( ... p. 44)What will be the relationship between this turnover, i.e. the aggregate annual money-income of the community, and the amount of the income-deposits? The latter will be some more or less stable fraction of the former. Let us call this fraction ^k1^, and its inverse V1.
 For a more precise definition of income see Chapter 9 below.
Generally speaking, one would expect the average value of ^k1^ in a given economic society to be a fairly stable quantity from year to year. But this average stability may be accompanied by considerable seasonal fluctuations, if income, though accruing steadily day by day, is not received and disbursed daily but at intervals. Where, as in the case of working-class wage, the payments of income are made weekly, ^k1^ will have a different value for each day of the week, falling steadily or sharply from pay-day onwards; but its weekly average will be stable. Where, as in the case of many middle-class salaries, the payments are made quarterly, ^k1^ will be at its maximum on quarter-days and will show a progressive fall between one quarter-day and the next. But the most important seasonal fluctuation in the value of ^k1^ is likely to be found in the case of agriculturalists who receive their incomes when they sell their crops. In the case of such a country as India, for example, the seasonal fluctuations in the demand for cash in different districts due to this cause are so great as to be a matter of common observation. In a community made up of weekly wage-earners, quarterly salary-earners and agriculturalists, it is evident, therefore, that the composite value of ^k1^ (we includeㅡthe reader will rememberㅡnotes as well as bank-accounts under the designation income-deposits) will describe a complex curve with many peaks and depressions through the year, even though its yearly average is fairly constant.
Its average value, moreover, will depend not only on the average length of the intervals between pay-days but also on the habits of the community in the matter of paying its bills ^pari passu^ with consumption or in arrear; i.e. on whether its disbursements are made at a level daily rate or whether they are concentrated in the periods immediately after pay-days. Where certain heavy payments are concentrated at particular seasons, this will be reflected in a corresponding seasonal drop in ^k1^ㅡas, for example, in the case of the British income-tax which is well known to have the effect of appreciably depressing the level of the income-deposits in the spring.
Changes in such customs and habits affecting the times and seasons of receipts and disbursementsㅡwhich are, however, likely to be slowㅡwill generally have more influence on the average value of ^k1^ over the whole year than will fluctuations in trade or in prices. A temporary falling away in real incomes may have some effect in reducing ^k1^ as a result of the effort to maintain consumption at a time when such incomes are falling. A distrust of the currency, such as existed in Europe during the post-war inflation period, may also reduce ^k1^ far below its normal value by inducing customers to make their purchases in a hurry. But apart from such exceptional causes, ^k1^ is unlikely to change its value materially between one year and another.
To make a guess at what this stable average value of ^k1^ actually is, is made difficult by the absence (at present) of any statistics which would enable us to distinguish between the income-deposits and the business-deposits. Since the matter will be examined more carefully in Volume II, it will be sufficient to say here that in the case of Great Britain the average value of ^k1^ is in all probability more than 5% and less than 12% of the community's annual income, and may be put provisionally at somewhere in the neighbourhood of 8%.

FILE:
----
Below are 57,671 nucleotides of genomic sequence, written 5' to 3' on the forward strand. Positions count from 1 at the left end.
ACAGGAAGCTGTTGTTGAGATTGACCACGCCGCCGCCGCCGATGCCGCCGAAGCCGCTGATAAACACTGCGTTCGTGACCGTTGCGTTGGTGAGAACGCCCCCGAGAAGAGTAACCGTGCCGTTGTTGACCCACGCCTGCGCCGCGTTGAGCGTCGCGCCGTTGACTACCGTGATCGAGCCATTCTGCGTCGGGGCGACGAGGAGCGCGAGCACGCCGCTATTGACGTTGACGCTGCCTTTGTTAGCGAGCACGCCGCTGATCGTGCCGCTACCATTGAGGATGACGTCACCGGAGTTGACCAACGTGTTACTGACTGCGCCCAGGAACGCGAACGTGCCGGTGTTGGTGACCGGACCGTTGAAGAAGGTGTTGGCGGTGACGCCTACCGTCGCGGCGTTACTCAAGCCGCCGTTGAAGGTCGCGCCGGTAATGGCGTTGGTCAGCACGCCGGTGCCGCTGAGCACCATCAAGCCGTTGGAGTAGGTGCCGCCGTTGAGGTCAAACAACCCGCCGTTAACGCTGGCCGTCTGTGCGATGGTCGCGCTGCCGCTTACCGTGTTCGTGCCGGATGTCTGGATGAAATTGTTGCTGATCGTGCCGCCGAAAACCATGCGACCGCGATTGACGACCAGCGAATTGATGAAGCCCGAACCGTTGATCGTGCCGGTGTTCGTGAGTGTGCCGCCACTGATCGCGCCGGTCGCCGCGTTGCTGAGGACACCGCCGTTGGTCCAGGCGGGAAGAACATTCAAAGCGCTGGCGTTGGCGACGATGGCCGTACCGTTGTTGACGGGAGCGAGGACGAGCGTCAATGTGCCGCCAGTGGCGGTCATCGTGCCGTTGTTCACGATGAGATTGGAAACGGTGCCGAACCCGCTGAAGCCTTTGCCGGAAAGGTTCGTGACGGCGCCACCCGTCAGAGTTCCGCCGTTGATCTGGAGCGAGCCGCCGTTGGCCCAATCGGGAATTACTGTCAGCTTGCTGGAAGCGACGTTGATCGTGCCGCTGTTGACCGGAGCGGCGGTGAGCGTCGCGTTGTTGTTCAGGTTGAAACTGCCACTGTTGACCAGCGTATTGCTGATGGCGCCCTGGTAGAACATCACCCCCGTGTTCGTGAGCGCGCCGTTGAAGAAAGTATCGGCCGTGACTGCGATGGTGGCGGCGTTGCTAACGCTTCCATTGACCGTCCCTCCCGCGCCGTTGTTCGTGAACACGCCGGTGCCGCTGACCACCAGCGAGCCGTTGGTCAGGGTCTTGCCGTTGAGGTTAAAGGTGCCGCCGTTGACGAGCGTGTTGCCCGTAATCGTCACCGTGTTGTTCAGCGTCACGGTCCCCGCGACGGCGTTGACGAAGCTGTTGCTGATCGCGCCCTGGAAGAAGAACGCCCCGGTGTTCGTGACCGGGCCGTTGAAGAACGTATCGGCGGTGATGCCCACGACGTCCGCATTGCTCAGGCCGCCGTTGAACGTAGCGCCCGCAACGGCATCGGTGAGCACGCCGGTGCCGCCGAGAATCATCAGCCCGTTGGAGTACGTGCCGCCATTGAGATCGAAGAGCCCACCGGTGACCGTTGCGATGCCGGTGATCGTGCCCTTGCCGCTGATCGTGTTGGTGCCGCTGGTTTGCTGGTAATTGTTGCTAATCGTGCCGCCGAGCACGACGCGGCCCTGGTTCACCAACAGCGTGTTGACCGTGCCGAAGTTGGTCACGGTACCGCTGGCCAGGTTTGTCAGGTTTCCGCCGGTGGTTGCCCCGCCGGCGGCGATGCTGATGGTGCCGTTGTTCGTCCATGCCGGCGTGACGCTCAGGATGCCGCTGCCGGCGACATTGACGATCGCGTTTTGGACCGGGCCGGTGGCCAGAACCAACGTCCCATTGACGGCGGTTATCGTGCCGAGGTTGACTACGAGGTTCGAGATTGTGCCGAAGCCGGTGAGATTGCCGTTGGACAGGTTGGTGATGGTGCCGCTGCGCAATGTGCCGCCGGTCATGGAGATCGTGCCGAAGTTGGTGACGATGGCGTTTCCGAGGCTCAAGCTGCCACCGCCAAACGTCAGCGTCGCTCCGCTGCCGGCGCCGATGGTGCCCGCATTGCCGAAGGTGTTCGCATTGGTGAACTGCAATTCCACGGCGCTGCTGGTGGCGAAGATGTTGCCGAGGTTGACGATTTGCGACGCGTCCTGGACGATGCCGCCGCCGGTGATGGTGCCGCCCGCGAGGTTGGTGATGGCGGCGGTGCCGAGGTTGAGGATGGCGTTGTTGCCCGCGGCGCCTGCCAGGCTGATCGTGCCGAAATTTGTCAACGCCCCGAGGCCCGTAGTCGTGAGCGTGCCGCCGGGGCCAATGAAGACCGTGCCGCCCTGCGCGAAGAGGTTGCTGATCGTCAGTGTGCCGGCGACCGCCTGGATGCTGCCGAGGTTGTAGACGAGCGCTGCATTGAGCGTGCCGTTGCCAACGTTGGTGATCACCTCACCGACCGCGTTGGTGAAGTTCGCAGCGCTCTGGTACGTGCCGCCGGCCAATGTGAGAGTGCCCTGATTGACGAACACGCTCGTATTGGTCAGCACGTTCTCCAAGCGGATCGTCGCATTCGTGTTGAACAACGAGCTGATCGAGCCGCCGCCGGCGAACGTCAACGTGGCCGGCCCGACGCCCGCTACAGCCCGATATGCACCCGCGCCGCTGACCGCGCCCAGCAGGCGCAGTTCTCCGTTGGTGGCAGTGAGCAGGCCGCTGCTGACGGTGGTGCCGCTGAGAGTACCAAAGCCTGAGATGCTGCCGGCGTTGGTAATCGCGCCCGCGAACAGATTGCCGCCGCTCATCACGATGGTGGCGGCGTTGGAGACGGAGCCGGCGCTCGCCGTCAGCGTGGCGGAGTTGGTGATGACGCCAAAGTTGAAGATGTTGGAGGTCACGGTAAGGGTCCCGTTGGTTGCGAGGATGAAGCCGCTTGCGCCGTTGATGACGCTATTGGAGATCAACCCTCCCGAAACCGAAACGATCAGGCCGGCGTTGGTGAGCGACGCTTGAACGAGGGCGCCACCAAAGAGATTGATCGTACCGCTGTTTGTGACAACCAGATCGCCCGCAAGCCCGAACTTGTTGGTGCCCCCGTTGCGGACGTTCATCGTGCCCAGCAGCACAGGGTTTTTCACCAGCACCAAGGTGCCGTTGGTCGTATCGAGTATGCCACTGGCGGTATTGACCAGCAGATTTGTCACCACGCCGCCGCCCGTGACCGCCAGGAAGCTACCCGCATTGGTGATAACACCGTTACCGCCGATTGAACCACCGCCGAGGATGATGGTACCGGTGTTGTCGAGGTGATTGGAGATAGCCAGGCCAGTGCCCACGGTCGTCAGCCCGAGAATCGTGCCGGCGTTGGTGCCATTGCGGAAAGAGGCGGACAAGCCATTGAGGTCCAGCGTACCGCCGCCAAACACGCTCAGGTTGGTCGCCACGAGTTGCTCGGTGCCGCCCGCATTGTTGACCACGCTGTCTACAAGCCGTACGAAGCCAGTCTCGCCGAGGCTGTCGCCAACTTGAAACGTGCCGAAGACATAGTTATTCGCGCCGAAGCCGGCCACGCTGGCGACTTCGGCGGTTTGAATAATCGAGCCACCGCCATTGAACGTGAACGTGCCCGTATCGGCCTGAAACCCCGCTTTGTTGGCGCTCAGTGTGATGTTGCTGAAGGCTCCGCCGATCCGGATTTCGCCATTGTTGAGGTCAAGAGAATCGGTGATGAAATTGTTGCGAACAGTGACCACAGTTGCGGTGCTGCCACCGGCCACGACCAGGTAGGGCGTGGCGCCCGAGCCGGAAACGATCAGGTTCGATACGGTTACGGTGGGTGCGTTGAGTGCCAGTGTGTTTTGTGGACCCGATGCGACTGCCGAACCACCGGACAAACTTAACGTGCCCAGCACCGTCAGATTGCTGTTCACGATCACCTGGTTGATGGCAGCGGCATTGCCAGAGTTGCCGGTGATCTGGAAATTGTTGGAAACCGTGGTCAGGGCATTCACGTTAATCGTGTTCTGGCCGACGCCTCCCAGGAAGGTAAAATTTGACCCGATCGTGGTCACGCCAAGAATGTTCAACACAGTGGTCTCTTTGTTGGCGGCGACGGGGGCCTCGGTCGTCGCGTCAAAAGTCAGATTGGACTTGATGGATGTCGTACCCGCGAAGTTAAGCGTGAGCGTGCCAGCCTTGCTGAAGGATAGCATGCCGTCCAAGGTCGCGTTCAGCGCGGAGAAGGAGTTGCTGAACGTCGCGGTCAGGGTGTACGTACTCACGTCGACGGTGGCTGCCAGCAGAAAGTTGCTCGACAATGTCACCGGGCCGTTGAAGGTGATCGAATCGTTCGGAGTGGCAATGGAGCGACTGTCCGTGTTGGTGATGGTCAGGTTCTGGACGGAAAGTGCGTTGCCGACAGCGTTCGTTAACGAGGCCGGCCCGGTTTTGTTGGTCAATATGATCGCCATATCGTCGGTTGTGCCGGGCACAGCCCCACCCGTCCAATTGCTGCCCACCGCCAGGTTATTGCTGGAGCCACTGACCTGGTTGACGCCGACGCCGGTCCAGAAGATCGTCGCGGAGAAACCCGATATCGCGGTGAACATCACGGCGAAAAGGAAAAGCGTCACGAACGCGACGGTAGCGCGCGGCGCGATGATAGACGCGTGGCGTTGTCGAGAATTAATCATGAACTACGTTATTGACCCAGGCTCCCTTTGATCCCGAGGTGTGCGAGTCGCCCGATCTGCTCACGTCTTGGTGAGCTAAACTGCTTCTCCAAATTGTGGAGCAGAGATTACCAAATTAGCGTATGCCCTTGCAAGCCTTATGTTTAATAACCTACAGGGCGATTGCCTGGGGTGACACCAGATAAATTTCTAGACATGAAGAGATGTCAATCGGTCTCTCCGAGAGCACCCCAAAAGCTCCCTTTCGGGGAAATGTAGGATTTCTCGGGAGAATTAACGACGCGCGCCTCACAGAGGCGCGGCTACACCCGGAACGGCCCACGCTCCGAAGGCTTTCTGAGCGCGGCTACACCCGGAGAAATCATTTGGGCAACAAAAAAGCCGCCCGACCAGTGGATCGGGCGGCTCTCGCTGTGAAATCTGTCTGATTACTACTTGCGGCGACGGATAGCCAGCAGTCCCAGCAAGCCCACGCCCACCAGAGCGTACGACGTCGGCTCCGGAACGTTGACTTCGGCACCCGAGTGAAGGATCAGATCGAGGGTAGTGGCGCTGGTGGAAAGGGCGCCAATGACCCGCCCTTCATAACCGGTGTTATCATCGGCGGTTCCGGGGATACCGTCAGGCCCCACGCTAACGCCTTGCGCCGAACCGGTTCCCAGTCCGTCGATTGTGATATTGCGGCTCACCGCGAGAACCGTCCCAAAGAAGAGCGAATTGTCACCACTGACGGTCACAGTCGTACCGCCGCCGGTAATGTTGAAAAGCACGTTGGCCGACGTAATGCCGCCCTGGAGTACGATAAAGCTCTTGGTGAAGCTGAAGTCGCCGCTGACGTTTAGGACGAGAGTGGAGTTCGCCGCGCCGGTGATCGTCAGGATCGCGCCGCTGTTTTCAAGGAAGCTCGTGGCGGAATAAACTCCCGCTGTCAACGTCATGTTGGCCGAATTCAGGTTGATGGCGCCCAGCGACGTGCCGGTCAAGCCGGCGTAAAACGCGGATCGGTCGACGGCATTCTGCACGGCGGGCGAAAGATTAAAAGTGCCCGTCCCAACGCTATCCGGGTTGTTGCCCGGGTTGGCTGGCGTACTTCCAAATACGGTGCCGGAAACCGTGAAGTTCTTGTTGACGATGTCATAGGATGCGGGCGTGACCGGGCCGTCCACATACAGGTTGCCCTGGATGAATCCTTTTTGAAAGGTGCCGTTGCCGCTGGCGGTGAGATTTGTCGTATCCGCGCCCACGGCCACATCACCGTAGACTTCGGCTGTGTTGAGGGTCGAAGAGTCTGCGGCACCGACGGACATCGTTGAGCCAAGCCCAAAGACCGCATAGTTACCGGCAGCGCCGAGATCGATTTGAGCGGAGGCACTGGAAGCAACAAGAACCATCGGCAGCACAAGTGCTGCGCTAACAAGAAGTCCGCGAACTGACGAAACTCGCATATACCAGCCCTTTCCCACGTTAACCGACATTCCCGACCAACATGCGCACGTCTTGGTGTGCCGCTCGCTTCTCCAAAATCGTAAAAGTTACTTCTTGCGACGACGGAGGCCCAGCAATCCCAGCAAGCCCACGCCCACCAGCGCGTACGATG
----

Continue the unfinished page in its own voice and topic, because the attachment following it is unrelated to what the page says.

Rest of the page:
Let us turn next to the Business-deposits. Here we are likely to find much less stability and regulariy than in the case of the Income-deposits. The volume of transactions, in respect of which the business-deposits are turned over, will consist of the cheques drawn to cover all the exchanges of goods, documentary instruments and titles, etc., passed backwards and forwards between business men, and may be classified as follows:
(i) Transactions arising out of the division of productive functions, namely:
(a) Payments from entrepreneurs to the income-deposits of the factors of production;
(b) Transactions between those responsible for the stage of process (of extraction, manufacture, transport or distribution) just completed and those responsible for the next stage or for assembling the different components;
(ii) Speculative transactions in capital goods or commodities;
(iii) Financial transactions, e.g. the redemption and renewal of Treasury Bills, or changes of investments.
Now of these (i), like the transactions in respect of income-deposits, will be a fairly stable function of the money-value of current output; (i.a) indeed will be exactly equal to the receipts placed to the credit of the income-deposits, since every cheque paid in to the income-deposits will be a cheque paid out of the business-deposits and vice versaㅡexcept where there is a direct purchase by a consumer from a producer which is the case with some personal services. Category (i.b) will also fluctuate on the whole with the money-value of a year's output, though it will also change gradually with the character and technique of production, and, over short periods, according to whether entrepreneurs are or are not anticipating their requirements. Further, as we shall see subsequently, the price-level appropriate to (i.b) will not move precisely with the price-level appropriate to the consumption paid for out of the income-deposits, with the result that the changes in the money-value of transactions (i.b) may not correspond accurately to the money-value of expenditure by consumers at the same time. In the language of Chapter 15 below, business-deposits held for the purposes of transactions (i.a) and (i.b) make up, together with the income-deposits what we shall call the ^Industrial Circulation^.